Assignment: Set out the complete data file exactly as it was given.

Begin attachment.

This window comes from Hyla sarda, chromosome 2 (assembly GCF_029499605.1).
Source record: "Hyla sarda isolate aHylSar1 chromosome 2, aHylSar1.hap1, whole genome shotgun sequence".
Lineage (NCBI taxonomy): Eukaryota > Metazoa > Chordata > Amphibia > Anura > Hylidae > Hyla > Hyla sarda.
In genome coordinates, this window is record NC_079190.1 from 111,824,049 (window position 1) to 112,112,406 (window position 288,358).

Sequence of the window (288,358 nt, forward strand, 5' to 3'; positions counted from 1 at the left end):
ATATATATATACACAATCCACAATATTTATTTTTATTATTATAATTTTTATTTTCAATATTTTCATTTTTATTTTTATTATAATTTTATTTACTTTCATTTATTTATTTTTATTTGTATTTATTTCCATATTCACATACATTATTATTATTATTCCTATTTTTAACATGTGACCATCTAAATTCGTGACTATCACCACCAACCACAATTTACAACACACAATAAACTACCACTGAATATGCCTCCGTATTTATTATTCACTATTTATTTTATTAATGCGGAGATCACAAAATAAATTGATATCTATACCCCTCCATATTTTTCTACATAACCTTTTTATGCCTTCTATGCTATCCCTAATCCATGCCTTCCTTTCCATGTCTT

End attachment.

This window comes from Hyla sarda, chromosome 2 (assembly GCF_029499605.1).
Source record: "Hyla sarda isolate aHylSar1 chromosome 2, aHylSar1.hap1, whole genome shotgun sequence".
Lineage (NCBI taxonomy): Eukaryota > Metazoa > Chordata > Amphibia > Anura > Hylidae > Hyla > Hyla sarda.
In genome coordinates, this window is record NC_079190.1 from 111,824,049 (window position 1) to 112,112,406 (window position 288,358).

Sequence of the window (288,358 nt, forward strand, 5' to 3'; positions counted from 1 at the left end):
ATATATATATACACAATCCACAATATTTATTTTTATTATTATAATTTTTATTTTCAATATTTTCATTTTTATTTTTATTATAATTTTATTTACTTTCATTTATTTATTTTTATTTGTATTTATTTCCATATTCACATACATTATTATTATTATTCCTATTTTTAACATGTGACCATCTAAATTCGTGACTATCACCACCAACCACAATTTACAACACACAATAAACTACCACTGAATATGCCTCCGTATTTATTATTCACTATTTATTTTATTAATGCGGAGATCACAAAATAAATTGATATCTATACCCCTCCATATTTTTCTACATAACCTTTTTATGCCTTCTATGCTATCCCTAATCCATGCCTTCCTTTCCATGTCTT